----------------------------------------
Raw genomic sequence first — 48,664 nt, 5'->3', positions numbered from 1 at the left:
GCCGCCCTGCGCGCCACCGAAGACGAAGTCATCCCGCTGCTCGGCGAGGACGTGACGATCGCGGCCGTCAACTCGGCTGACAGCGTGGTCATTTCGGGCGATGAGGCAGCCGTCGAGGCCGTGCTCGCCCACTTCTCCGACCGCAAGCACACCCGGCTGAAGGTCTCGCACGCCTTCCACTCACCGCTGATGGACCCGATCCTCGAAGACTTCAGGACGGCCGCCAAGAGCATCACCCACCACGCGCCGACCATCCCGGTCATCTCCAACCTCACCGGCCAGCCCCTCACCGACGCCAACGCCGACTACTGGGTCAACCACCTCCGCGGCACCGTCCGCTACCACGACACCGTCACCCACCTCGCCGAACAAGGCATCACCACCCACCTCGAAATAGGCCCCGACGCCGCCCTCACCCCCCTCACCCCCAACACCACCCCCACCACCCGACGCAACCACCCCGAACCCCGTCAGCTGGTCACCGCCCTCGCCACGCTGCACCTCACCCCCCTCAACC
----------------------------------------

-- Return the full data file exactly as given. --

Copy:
Raw genomic sequence first — 48,664 nt, 5'->3', positions numbered from 1 at the left:
GCCGCCCTGCGCGCCACCGAAGACGAAGTCATCCCGCTGCTCGGCGAGGACGTGACGATCGCGGCCGTCAACTCGGCTGACAGCGTGGTCATTTCGGGCGATGAGGCAGCCGTCGAGGCCGTGCTCGCCCACTTCTCCGACCGCAAGCACACCCGGCTGAAGGTCTCGCACGCCTTCCACTCACCGCTGATGGACCCGATCCTCGAAGACTTCAGGACGGCCGCCAAGAGCATCACCCACCACGCGCCGACCATCCCGGTCATCTCCAACCTCACCGGCCAGCCCCTCACCGACGCCAACGCCGACTACTGGGTCAACCACCTCCGCGGCACCGTCCGCTACCACGACACCGTCACCCACCTCGCCGAACAAGGCATCACCACCCACCTCGAAATAGGCCCCGACGCCGCCCTCACCCCCCTCACCCCCAACACCACCCCCACCACCCGACGCAACCACCCCGAACCCCGTCAGCTGGTCACCGCCCTCGCCACGCTGCACCTCACCCCCCTCAACC